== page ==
Wednesday, September 28, 2022

Otsiningo Park

Sandwiched between the Chenango River and I-81 this three mile linear park features ball fields, picnic tables and grills, a playground, restrooms, and a great paved walking/biking trail. Although the trail follows the river there are only a few places where it's possible to catch a glimpse of it due to the thick vegetation. Huge trees line the paths in the wooded section. Unfortunately the noise from the interstate is a constant presence.
The trail is in good condition and mostly level with a few steep sections where wheelchair users may need assistance.

RVs will fit in the main parking lot if parked through or across the spaces. Park  42.12726, -75.9036

Tuesday, September 27, 2022

The Shoppes at Johnny Appleseed

Another unique Harvest Hosts site! This former apple orchard and furniture store now houses 55 local artists and vendors selling antiques, specialty foods, beautifully crafted pottery, handmade jewelry, stained glass, home decor, handmade soaps, and all kinds of other things. A café serving soups, sandwiches, and desserts is opened on the weekends. 
The Harvest Hosts site is on the gravel at the west end of the lot. Guest may use the seating area at the pond. We arrived too late to eat at the café but Erica offered us a quart of Italian wedding soup to go - very good! We also browsed through all of the shops and bought a handmade mug.

The grassy ground at the parking spot is hard packed but the route over the grass to the pond is uneven and sloped. The gravel in the lot is loose and hard to push through. The building is accessible except for one long and very steep ramp that leads to a few of the shops. Shoppes  42.8967, -75.77033

Monday, September 26, 2022

All Things Oz Museum and Chittenago Creek Walk

The museum name says it all. The displays are full of memorabilia from every Oz movie, play, and book. Just one small area is dedicated to the original movie and author Frank Baum, who wrote14 Oz books, which may be a disappointment to some Oz fans. The museum location, Chittenago, New York, is Baum's hometown and also where the Oz-Stravaganza Festival is held. It's in it's 45th year and looks like great fun.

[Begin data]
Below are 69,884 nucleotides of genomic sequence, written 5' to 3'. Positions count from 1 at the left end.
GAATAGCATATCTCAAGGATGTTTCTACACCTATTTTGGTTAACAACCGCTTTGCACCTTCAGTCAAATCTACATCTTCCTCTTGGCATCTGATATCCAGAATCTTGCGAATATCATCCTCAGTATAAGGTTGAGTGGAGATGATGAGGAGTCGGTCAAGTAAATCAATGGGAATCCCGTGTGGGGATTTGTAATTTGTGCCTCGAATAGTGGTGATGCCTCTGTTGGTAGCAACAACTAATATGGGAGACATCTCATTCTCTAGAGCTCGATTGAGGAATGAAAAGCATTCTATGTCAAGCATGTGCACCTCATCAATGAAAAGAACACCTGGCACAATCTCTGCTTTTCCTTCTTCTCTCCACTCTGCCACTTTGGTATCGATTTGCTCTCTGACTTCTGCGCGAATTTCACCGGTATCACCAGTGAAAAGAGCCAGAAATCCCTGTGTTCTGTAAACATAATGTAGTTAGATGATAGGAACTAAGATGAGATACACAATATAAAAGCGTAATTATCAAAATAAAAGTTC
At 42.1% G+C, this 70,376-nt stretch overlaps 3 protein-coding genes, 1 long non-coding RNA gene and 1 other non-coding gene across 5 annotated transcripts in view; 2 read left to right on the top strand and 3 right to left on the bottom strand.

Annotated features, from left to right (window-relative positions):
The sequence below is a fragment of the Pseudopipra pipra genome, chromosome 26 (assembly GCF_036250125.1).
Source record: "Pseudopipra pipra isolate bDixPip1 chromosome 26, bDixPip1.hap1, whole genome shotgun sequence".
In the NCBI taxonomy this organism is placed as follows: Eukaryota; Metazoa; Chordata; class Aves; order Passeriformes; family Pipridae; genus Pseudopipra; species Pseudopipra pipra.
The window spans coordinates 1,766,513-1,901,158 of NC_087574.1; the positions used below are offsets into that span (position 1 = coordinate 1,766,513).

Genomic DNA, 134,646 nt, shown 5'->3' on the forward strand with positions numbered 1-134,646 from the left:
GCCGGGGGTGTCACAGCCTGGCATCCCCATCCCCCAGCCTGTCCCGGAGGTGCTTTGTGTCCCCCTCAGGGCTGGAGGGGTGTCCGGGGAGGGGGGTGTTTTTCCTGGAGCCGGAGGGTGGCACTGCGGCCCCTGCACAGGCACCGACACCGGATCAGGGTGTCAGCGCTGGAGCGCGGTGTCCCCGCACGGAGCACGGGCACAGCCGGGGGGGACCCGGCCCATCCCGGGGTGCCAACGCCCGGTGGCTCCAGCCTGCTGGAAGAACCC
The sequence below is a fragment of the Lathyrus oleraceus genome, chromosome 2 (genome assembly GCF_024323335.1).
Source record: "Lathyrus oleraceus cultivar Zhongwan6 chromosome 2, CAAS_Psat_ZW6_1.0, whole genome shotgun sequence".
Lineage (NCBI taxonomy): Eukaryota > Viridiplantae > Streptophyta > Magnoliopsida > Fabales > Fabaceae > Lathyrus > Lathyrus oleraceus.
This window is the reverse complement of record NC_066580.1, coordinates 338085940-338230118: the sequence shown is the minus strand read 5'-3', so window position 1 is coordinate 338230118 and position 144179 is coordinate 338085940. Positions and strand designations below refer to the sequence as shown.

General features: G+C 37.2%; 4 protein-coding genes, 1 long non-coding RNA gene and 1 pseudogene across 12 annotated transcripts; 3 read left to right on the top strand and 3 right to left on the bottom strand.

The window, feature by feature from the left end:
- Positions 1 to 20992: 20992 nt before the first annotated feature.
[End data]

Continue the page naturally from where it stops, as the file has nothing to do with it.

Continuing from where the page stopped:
The museum is accessible except for one area that has a step up.
A large parking lot where any RV will fit is located a block south. The sidewalk is in good condition.The creek walk starts at the west end of the parking lot and is a short but nice 1/3 mile stroll through the forest. It's hard packed and accessible. Museum  43.04492, -75.86675

Sunday, September 25, 2022

Munson-Williams-Proctor Arts Institute

The institute is named after three generations of the Munson family. Alfred  and Elizabeth Munson's daughter Helen married James Watson Williams, and their daughters married brothers Frederick and Thomas Proctor hence - Munson-Williams-Proctor. Alfred  and Elizabeth Munson accumulated a large fortune from interests in manufacturing, coalmines, canal development, and railroad and steamboat transportation which they willed to their children. Helen Munson Williams wisely invested her inheritance and was able to pursue her passion for art. Her art collection was passed to her daughters who, along with their husbands, enjoyed collecting too. The two couples didn't have children to inherit the large collection of paintings, prints and decorative furnishings so they drew up plans for an artistic, musical, and social center to open to the public after all family members had died.